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Violent Cop (1989)

Sono otoko, kyôbô ni tsuki (original title)
Not Rated | | Action, Crime, Drama | 16 July 1999 (USA)
Trailer
1:21 | Trailer
A violence prone police officer discovers that his colleague is trafficking drugs.

Director:

Takeshi Kitano

Writer:

Hisashi Nozawa (original writer)
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3 wins & 1 nomination. See more awards »

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Cast

Cast overview, first billed only:
Takeshi Kitano ... Azuma (as Beat Takeshi)
Maiko Kawakami Maiko Kawakami ... Akari
Makoto Ashikawa Makoto Ashikawa ... Kikuchi
Shirô Sano ... Yoshinari
Sei Hiraizumi Sei Hiraizumi ... Iwaki (as Shigeru Hiraizumi)
Mikiko Otonashi Mikiko Otonashi ... Iwaki's Wife
Hakuryû Hakuryû ... Kiyohiro
Ittoku Kishibe Ittoku Kishibe ... Nito
Ken Yoshizawa Ken Yoshizawa ... Shinkai
Hiroyuki Katsube Hiroyuki Katsube ... Deputy Police Chief Higuchi
Noboru Hamada Noboru Hamada ... Chief Detective Araki
Yuuki Kawai Yuuki Kawai ... Detective Honma
Ritsuko Amano Ritsuko Amano ... Honma's Fiancee
Tarô Ishida Tarô Ishida ... Detective Tashiro
Katsuki Muramatsu Katsuki Muramatsu ... Deputy Commissioner Anan
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Storyline

Detective Azuma is a Dirty-Harry style rogue cop who often uses violence and unethical methods to get results. While investigating a series of drug-related homicides, Azuma discovers that his friend and colleague, Iwaki, is supplying drugs from within the police force. After Iwaki is murdered and Azuma's sister is kidnapped, he breaks all the rules to dish out his particular form of justice. Written by Todd K. Bowman <tkbowman@aol.com>

Plot Summary | Add Synopsis


Certificate:

Not Rated | See all certifications »

Parents Guide:

View content advisory »
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Details

Country:

Japan

Language:

Japanese

Release Date:

16 July 1999 (USA) See more »

Also Known As:

Violent Cop See more »

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Box Office

Gross USA:

$1,960
See more on IMDbPro »

Company Credits

Show more on IMDbPro »

Technical Specs

Runtime:

Sound Mix:

Mono

Color:

Color

Aspect Ratio:

1.85 : 1
See full technical specs »
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Did You Know?

Trivia

Kinji Fukasaku was originally slated to direct, but had to bow out when he discovered his lead actor could only be available for periods of ten days at a time due to television commitments. The lead actor Takeshi Kitano already cast as Azuma, offered the job after a joking reference to possibly doing it, took over the director's chair after heavily rewriting the script to remove all traces of comedy. See more »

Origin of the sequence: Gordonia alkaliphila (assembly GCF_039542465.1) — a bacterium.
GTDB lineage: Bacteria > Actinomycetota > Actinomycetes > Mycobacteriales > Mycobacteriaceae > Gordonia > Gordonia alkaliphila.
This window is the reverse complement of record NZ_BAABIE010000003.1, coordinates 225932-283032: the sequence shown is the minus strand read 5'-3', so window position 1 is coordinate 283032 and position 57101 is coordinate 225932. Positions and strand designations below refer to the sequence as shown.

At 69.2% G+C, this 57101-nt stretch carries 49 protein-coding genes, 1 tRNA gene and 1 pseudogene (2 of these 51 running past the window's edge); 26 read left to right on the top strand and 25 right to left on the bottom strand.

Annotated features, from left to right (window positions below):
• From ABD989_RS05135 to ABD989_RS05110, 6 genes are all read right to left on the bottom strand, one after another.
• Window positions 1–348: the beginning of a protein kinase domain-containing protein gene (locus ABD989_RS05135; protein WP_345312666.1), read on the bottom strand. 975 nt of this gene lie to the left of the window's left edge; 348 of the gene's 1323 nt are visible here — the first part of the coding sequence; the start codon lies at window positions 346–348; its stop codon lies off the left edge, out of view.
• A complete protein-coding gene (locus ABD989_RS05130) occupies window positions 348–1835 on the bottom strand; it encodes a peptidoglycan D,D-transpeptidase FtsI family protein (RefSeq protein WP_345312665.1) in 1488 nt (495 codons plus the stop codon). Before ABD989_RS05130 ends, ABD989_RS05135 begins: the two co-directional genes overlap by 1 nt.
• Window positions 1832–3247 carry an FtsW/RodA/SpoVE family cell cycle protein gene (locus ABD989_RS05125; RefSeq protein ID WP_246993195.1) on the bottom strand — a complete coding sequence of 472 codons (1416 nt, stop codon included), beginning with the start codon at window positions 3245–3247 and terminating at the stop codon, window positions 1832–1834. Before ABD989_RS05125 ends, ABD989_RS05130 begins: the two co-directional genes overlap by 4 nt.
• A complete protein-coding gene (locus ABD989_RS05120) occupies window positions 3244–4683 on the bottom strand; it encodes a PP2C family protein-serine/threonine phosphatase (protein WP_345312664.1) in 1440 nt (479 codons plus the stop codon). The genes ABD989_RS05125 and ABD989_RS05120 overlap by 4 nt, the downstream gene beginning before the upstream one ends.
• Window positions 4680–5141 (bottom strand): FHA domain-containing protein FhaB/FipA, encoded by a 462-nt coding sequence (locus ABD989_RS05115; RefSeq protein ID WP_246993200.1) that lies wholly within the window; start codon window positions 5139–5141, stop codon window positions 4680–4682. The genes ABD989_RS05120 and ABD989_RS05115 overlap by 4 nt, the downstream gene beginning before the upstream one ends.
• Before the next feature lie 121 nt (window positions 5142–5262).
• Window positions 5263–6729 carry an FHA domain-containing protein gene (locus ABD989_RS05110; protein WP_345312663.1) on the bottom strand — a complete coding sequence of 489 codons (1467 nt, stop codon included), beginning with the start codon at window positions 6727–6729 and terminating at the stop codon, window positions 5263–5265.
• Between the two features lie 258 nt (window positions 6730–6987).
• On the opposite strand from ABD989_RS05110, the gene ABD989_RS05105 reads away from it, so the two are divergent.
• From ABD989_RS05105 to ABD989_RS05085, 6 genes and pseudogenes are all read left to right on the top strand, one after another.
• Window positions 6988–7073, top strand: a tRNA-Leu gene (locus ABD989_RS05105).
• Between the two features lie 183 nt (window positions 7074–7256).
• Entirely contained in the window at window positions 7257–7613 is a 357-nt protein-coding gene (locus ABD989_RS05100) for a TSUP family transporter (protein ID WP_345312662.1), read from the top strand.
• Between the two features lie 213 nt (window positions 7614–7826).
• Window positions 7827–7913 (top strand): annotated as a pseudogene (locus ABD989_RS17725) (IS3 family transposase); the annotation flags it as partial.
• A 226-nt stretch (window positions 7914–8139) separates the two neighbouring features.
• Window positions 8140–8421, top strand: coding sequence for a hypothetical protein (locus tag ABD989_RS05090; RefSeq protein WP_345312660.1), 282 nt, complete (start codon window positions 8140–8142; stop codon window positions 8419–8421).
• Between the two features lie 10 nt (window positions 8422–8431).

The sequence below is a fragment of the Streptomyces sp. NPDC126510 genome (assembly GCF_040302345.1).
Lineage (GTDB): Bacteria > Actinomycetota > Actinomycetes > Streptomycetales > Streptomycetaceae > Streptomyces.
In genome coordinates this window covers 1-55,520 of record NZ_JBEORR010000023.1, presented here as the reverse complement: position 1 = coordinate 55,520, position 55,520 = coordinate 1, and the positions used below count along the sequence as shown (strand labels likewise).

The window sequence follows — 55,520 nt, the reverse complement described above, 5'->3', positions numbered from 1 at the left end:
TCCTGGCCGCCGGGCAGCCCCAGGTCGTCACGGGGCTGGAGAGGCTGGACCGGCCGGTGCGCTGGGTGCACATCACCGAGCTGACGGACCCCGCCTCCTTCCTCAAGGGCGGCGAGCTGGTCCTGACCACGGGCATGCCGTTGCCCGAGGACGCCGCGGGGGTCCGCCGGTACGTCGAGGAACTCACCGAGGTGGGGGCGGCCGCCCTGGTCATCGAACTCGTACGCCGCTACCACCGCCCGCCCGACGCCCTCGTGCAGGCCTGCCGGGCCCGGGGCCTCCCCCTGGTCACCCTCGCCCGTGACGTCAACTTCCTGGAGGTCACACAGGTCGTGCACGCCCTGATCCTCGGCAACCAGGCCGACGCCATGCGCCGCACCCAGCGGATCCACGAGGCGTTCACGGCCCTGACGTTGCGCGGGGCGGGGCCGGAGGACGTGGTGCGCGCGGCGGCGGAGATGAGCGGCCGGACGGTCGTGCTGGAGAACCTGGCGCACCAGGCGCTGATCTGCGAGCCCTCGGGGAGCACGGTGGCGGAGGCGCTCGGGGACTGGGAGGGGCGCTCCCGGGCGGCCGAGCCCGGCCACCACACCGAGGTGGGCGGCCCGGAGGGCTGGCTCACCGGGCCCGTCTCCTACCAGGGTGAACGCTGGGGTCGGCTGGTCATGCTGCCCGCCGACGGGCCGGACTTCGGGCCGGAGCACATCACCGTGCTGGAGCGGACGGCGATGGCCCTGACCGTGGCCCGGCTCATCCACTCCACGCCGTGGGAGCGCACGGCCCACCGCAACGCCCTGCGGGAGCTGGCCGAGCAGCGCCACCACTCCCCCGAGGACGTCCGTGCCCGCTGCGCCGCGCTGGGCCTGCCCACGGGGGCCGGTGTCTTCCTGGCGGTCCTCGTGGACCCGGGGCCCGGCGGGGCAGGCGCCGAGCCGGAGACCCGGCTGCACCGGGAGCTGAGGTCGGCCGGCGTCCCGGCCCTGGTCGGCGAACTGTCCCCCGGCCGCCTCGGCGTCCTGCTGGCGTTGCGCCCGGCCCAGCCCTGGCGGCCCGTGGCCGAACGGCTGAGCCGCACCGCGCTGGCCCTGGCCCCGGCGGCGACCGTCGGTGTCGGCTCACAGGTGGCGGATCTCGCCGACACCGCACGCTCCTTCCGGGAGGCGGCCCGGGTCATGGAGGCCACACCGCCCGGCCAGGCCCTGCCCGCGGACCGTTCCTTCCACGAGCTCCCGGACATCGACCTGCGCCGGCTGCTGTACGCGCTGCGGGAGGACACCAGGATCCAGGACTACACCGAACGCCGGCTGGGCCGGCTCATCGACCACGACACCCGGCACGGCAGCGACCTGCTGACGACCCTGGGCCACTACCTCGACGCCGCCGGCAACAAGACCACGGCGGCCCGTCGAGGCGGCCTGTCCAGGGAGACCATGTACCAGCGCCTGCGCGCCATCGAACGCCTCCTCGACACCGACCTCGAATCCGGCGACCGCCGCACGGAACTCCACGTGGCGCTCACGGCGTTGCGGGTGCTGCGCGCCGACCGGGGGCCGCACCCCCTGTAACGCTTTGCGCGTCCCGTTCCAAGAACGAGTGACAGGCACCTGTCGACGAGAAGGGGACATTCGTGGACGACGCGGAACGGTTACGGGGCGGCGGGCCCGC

Quotes

[Azuma has run over a man with a car.]
Kikuchi: Why'd you hit him?... He might be dead!
[The man appears suddenly and begins smashing out their windows with a bat.]
Azuma: Does he look dead to you, idiot?!
See more »

Crazy Credits

There are no opening credits beyond the title. See more »

Alternate Versions

When the film was released in Swedish cinemas in 1992, it was censored with a little more than one minute for violence, the cuts were made in the following scenes:
  • The policeman getting assaulted before he gets his head crushed by a baseball bat.
  • The scene where Azuma assaults Hazishume on the toilet, and the finger cutting sequence.
  • The following cuts are when Azuma assaults the killer in the locker room and a bloody execution scene at the end.
See more »

Connections

Referenced in Dead or Alive (1999) See more »

Soundtracks

Gnossienne No.1
(1890)
Main theme is an electronic variation of the above title by Erik Satie
See more »

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User Reviews

The Trapped Knife
29 June 2001 | by robotman-1See all my reviews

Kitano cripples the senses and jars the nerves in his films. This is a movie about a two-fisted cop whose blunt face and cliff's edge personality drive every scene, even the ones Kitano is not in. Kitano's character is not reacting to a violent world, but infecting it with his own brand of violence. The "violent cop" has lost his hope, therefore he fears nothing.

Kitano as director gives us a real world of humor and interaction. Events happen, there's no plot. Every scene has this pulse that is raging, the characters even when still seem kinetic as sprinters. Punches, kicks, and bullets explode bodies. Kitano's character clashes with a psychotic hit man, but it is Kitano's cop who is out of control, unstoppable in his desire to inflict justice as he sees it.

There's scenes which cannot be forgotten: Kitano's cop

interrogates a punk drug dealer in a club rest room. These two actors go through a scene in which Kitano slaps this man over and over until he talks. The difference is that Kitano is really slapping this actor, and slapping living hell out of him. Cringe-worthy, and up there with one of the other scenes that illustrates what a hard man Kitano is: stabbed with a knife, Kitano grips the blade as it comes out of him, clinching his fist down on it so he cannot be stabbed again. Blood pours out from between his fingers, he cannot let it go because his fist and knife are one; Kitano understands the brutality of the fight, the reality of two men trying to kill each other, no quips, no words, no yells or curses, just blood and rage; cut to the bone, it's the way the whole film makes you feel.

As far as the recent BROTHER is concerned, it makes perfect sense for Kitano to use similar themes seen in his earlier films. BROTHER is Kitano's first real attack on American audiences. They, en mass, haven't seen his stuff, and if Kitano's going over old ground, he's doing it in HIS style. Better a retread Kitano than most of Hollywood's slobbering star-cramped idiocy.


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